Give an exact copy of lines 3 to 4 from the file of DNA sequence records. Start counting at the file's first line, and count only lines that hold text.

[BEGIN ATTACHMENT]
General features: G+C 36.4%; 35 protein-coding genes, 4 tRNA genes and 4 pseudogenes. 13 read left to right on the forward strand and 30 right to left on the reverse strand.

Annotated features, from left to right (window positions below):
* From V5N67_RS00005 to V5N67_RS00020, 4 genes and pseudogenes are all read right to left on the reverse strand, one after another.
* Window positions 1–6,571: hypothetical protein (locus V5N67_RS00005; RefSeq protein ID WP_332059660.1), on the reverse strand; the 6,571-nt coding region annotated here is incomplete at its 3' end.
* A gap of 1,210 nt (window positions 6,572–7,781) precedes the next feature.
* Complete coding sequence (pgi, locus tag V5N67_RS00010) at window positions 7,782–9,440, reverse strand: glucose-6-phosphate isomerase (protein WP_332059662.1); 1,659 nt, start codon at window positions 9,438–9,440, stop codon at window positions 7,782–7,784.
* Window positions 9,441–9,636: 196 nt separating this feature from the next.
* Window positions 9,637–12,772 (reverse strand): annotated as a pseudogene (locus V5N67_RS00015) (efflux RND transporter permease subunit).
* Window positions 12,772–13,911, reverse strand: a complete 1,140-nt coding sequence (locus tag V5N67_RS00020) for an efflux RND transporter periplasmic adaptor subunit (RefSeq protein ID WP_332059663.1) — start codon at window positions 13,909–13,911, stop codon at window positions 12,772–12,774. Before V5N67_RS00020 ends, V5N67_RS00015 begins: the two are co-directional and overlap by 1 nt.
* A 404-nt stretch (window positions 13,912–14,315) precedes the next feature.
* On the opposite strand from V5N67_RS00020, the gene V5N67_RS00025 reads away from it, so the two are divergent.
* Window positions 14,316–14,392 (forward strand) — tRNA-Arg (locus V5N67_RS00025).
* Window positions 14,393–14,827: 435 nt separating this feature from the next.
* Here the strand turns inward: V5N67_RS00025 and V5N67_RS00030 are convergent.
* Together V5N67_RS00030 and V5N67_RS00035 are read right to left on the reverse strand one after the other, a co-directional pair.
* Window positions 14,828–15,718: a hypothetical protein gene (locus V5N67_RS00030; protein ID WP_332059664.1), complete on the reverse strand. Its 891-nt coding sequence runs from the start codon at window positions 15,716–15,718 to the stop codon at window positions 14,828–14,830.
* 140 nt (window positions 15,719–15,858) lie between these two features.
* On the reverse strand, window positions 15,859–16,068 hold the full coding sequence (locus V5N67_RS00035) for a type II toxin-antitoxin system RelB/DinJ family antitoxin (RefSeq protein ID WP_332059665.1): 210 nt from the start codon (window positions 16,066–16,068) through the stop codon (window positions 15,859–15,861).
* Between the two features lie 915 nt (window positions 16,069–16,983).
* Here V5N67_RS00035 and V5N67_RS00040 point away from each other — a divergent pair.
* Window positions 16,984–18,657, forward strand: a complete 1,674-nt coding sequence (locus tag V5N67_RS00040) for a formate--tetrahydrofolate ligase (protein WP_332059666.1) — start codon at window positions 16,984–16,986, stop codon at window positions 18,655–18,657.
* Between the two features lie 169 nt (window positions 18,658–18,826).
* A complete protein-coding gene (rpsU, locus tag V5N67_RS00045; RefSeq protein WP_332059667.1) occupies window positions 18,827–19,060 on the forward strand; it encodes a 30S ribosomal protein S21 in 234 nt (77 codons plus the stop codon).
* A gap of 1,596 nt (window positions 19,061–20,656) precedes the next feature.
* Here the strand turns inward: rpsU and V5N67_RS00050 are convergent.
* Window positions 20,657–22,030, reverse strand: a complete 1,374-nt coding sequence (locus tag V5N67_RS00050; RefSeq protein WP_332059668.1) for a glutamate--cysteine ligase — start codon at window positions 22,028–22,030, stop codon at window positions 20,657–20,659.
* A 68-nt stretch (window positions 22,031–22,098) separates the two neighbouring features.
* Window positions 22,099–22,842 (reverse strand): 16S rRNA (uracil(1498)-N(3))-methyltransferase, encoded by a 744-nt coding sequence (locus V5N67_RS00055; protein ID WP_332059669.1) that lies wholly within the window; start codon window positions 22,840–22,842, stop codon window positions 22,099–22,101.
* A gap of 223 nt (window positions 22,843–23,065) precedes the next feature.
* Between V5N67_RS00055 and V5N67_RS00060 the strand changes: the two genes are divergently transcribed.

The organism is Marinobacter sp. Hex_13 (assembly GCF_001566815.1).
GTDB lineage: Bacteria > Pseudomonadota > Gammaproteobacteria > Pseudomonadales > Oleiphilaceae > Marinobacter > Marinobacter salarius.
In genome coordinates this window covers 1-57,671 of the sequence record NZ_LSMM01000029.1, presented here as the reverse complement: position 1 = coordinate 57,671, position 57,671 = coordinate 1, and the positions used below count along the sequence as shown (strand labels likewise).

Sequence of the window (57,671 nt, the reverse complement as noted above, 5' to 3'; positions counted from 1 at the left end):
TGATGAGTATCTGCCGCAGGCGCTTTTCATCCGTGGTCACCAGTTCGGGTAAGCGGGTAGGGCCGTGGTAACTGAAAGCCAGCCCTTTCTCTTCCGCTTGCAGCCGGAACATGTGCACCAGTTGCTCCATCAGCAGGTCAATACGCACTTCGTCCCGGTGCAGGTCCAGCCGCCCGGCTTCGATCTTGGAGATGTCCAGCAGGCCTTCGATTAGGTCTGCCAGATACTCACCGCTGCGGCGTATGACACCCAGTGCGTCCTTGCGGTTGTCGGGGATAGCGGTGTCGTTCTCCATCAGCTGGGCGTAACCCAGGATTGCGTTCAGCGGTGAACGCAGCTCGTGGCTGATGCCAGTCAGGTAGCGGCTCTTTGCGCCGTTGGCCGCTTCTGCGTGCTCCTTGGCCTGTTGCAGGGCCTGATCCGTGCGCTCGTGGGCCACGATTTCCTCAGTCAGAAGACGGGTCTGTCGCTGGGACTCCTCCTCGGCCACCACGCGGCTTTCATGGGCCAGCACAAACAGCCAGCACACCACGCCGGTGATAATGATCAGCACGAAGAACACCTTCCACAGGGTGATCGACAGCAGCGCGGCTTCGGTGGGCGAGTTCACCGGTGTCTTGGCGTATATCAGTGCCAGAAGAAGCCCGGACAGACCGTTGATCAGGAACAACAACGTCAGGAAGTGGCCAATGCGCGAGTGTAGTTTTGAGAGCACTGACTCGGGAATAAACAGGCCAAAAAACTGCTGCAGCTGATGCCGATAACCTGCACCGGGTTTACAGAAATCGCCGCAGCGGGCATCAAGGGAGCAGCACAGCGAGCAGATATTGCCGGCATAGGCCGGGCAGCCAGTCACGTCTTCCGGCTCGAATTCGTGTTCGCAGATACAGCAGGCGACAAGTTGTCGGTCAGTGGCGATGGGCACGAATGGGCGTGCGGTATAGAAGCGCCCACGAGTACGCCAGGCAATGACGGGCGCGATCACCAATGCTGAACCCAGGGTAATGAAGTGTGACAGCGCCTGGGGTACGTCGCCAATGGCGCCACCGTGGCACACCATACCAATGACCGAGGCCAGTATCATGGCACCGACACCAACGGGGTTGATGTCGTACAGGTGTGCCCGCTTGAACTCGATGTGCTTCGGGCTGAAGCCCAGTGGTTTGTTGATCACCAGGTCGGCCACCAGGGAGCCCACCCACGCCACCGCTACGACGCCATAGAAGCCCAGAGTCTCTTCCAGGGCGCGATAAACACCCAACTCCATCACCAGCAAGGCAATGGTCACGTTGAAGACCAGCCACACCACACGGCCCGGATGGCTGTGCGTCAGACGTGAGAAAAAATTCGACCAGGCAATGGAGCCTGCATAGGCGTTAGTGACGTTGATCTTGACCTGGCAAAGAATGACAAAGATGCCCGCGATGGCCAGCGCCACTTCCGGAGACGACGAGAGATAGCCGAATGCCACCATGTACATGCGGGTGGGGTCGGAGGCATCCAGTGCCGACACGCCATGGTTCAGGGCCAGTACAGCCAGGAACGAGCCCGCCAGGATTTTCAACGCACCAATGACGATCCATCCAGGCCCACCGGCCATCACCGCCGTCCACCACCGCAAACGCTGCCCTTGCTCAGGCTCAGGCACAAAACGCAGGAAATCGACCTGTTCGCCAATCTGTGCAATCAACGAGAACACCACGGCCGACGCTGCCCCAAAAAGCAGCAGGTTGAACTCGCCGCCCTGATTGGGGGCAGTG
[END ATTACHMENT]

* From V5N67_RS00005 to V5N67_RS00020, 4 genes and pseudogenes are all read right to left on the reverse strand, one after another.
* Window positions 1–6,571: hypothetical protein (locus V5N67_RS00005; RefSeq protein ID WP_332059660.1), on the reverse strand; the 6,571-nt coding region annotated here is incomplete at its 3' end.